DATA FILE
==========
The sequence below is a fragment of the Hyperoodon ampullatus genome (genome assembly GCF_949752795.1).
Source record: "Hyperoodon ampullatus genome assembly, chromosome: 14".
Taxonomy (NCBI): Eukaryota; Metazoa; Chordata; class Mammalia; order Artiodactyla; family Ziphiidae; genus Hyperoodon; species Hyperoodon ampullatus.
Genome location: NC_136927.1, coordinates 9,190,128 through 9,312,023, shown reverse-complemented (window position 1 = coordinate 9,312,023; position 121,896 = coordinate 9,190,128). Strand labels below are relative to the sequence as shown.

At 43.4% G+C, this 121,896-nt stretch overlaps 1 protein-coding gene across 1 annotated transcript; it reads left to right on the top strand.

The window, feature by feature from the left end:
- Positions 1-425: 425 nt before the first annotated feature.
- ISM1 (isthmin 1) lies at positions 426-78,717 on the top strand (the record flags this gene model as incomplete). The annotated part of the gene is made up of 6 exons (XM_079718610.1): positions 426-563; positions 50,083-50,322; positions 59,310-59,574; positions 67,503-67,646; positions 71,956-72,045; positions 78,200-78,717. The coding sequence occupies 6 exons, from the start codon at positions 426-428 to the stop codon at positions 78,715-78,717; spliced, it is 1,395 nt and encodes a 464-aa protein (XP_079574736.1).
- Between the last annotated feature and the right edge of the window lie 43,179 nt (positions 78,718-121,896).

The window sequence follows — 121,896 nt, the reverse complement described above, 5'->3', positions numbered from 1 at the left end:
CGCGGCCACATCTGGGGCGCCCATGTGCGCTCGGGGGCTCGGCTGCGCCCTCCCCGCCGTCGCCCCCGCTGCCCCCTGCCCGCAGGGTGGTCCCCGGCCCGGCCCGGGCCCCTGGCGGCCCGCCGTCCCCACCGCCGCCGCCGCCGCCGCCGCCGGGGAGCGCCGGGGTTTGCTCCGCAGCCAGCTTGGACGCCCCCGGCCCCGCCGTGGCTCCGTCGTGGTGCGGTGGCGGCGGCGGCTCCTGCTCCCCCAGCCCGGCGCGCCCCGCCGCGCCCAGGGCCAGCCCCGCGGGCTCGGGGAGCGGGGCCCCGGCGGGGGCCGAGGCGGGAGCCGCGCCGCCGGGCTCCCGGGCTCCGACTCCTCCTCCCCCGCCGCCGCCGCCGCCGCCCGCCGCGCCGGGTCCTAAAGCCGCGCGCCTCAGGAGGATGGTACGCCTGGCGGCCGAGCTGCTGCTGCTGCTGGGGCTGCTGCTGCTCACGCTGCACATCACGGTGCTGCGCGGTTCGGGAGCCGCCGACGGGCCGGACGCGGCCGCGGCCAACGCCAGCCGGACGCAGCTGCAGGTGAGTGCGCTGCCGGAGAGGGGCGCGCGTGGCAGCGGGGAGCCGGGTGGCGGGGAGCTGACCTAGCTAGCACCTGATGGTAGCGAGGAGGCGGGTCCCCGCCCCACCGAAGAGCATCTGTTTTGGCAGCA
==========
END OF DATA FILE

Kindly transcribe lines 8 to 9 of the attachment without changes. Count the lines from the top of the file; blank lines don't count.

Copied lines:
- ISM1 (isthmin 1) lies at positions 426-78,717 on the top strand (the record flags this gene model as incomplete). The annotated part of the gene is made up of 6 exons (XM_079718610.1): positions 426-563; positions 50,083-50,322; positions 59,310-59,574; positions 67,503-67,646; positions 71,956-72,045; positions 78,200-78,717. The coding sequence occupies 6 exons, from the start codon at positions 426-428 to the stop codon at positions 78,715-78,717; spliced, it is 1,395 nt and encodes a 464-aa protein (XP_079574736.1).
- Between the last annotated feature and the right edge of the window lie 43,179 nt (positions 78,718-121,896).